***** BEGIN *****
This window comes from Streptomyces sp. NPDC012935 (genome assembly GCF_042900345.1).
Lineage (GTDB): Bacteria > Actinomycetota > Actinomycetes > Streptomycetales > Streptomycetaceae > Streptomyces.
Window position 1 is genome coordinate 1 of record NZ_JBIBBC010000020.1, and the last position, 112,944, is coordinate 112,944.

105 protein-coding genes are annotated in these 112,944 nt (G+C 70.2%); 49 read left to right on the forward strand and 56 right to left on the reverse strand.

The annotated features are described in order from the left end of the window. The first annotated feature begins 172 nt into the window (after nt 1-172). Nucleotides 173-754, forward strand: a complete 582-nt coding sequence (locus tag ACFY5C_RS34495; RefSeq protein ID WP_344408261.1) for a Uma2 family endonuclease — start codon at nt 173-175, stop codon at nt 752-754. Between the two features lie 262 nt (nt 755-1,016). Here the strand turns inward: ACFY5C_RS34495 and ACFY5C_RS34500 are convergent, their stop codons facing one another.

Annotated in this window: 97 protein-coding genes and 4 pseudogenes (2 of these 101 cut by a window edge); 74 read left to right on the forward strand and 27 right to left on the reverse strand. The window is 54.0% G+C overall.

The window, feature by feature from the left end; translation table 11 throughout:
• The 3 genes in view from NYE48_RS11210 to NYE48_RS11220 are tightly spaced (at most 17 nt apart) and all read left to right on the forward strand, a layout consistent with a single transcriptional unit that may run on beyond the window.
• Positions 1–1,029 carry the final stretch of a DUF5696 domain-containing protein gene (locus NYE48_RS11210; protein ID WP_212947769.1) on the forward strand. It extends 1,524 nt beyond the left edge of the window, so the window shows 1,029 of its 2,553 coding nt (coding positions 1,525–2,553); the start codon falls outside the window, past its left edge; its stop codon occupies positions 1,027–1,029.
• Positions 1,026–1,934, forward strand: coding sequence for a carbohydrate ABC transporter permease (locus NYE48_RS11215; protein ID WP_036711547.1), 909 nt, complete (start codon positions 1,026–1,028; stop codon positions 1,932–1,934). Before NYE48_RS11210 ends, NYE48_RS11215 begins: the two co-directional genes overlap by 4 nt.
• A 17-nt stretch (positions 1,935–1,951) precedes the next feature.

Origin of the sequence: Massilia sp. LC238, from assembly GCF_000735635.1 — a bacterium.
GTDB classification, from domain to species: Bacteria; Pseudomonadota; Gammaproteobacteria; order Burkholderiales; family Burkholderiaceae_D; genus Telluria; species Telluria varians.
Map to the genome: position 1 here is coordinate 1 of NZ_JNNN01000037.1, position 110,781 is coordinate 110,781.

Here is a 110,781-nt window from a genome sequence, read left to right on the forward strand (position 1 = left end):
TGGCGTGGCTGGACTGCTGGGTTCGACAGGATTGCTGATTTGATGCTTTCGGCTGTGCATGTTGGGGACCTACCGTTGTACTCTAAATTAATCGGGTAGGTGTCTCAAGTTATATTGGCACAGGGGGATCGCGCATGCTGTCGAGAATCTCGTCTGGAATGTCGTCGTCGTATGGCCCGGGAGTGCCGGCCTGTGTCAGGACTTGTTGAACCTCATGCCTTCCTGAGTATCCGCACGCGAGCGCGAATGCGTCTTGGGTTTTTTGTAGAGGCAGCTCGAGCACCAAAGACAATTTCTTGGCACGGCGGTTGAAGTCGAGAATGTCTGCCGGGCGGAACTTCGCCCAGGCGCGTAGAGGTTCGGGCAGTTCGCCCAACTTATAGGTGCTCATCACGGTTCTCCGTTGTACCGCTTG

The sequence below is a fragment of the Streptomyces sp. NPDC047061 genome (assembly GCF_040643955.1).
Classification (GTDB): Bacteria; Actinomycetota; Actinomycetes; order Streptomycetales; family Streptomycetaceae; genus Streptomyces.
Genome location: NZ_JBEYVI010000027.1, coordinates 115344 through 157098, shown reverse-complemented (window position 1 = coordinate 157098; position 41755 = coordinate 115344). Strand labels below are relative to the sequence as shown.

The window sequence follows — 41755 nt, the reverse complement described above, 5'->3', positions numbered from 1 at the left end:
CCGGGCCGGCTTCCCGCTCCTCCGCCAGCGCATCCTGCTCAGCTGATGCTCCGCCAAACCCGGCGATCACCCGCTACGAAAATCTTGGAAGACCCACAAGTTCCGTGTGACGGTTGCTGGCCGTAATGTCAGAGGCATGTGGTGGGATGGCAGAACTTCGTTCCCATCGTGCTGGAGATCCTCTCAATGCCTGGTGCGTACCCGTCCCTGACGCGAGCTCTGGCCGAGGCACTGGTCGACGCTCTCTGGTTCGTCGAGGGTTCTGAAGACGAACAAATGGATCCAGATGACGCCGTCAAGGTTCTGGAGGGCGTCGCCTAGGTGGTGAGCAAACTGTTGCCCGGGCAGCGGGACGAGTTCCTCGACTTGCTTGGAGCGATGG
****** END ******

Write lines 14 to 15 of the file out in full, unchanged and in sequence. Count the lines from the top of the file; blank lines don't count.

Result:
Map to the genome: position 1 here is coordinate 1 of NZ_JNNN01000037.1, position 110,781 is coordinate 110,781.

Here is a 110,781-nt window from a genome sequence, read left to right on the forward strand (position 1 = left end):